Oregon's public meetings law, adopted 40 years ago, allows some meetings of public bodies to be closed to the public. But it has a weird provision requiring that news media representatives must be allowed in, with only two exceptions. The law does not, however, say what it means by news media.
Forty years ago the term was understood, but time and technology have marched on. Traditional media like newspapers and broadcast stations have branched off into online work. Some longtime newspapermen, such as myself, for example, have their own online outlets like the one you are reading now. And now there's an issue: Should I, or reporters and commentators like me, be allowed to attend so-called executive sessions of, say, the city council, sessions that are closed to the general public?
Anybody can start his own online publication and report or comment on the news as he sees fit. So why would persons doing that not count as "media"? If they do count, then the distinction between news media and the general public disappears.
In 1973, legislators thought reporters would be better informed about public issues if they knew all the background when the time came to write the story later. Good idea, but this news media exemption has been more of a problem than a help, if only because later it's often hard to remember whether what you know about an issue was confidential or not.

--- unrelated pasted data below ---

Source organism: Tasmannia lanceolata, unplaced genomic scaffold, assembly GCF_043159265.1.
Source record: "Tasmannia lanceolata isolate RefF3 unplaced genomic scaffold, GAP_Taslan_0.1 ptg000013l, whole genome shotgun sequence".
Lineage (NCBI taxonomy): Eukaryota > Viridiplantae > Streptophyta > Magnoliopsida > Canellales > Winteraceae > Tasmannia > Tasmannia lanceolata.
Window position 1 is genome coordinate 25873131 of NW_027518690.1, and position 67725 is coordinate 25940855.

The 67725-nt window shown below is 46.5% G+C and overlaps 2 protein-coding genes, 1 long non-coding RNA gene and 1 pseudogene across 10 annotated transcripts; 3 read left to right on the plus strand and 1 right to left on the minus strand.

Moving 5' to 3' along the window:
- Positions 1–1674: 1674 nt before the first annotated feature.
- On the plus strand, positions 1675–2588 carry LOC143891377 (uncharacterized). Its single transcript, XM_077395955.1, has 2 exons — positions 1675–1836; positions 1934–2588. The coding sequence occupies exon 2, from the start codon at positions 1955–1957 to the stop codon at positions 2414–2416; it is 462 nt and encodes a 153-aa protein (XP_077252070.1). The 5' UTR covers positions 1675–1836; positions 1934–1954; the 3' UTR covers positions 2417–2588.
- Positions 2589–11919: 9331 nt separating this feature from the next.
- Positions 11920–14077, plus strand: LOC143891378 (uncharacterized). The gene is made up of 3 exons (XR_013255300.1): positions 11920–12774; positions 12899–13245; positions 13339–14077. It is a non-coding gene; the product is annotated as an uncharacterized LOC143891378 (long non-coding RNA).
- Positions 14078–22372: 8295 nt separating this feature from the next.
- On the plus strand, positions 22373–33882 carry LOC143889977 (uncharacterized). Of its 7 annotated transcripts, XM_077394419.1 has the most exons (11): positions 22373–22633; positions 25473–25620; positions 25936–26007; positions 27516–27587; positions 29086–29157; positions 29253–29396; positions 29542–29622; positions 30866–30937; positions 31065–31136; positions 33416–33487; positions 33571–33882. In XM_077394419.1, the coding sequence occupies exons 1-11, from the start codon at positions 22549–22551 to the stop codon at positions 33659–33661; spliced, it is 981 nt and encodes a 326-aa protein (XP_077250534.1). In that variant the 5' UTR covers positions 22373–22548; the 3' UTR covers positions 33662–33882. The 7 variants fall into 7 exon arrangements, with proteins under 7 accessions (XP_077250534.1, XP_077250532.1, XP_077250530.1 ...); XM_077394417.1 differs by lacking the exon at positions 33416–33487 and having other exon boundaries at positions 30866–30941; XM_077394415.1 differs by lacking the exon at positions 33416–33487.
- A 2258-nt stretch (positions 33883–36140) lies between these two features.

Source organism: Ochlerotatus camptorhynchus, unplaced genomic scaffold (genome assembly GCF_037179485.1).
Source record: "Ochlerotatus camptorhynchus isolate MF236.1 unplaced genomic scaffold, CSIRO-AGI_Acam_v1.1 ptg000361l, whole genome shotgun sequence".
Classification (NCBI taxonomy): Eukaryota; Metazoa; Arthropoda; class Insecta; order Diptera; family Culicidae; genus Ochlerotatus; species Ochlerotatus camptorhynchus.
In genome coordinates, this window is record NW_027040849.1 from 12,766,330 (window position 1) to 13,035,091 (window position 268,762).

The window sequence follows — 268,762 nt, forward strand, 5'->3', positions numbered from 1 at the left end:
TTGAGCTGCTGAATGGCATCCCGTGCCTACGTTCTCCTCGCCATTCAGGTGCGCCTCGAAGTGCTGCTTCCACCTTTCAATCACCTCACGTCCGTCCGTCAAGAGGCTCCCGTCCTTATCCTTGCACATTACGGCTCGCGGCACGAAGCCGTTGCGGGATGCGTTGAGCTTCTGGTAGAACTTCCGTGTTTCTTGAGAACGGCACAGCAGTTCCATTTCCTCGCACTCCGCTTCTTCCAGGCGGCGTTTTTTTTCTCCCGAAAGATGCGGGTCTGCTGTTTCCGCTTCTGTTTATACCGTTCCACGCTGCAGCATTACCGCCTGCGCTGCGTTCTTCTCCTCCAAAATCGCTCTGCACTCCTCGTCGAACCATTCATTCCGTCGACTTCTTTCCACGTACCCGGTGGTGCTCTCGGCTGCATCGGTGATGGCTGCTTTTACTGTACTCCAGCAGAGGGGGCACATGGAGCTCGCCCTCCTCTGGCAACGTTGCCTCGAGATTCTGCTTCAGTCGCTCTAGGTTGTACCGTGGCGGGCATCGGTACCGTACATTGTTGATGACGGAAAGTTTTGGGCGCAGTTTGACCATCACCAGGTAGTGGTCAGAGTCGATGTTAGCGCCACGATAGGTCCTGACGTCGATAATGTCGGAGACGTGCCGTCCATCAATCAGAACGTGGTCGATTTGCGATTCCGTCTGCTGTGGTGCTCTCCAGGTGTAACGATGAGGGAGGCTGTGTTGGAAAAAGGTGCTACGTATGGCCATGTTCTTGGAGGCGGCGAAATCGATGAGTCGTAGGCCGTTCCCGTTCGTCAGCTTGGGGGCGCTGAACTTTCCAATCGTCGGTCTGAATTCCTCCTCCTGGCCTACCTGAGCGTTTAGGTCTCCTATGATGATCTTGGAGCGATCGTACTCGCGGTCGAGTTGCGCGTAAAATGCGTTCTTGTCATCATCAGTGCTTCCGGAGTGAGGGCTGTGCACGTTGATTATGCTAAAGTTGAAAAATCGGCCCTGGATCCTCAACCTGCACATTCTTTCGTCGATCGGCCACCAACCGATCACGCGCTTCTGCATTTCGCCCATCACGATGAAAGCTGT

Having sat through a good many of these closed sessions myself, I can't remember one where the public interest would have suffered lasting harm if the session had been open instead. With the new complication about news media, Oregon might well be better off if executive sessions were no longer allowed. (hh)
Ray Kopczynski (Albany city councilor): "Anybody can start his own online publication and report or comment on the news as he sees fit. So why would persons doing that not count as "media"? If they do count, then the distinction between news media and the general public disappears." Being old school, I'll say the distinction should be made. You have earned the right by your past experience and as such, can claim status as 'emeritus.' Your experience has also garnered you the trust of many folks. I will also suggest the very definition of these sessions has potentially serious "attorney-client" relationship/discussions which by their very nature need to be confidential. That you perceive there has been nothing of note that couldn't be fully in the public realm; in that we disagree.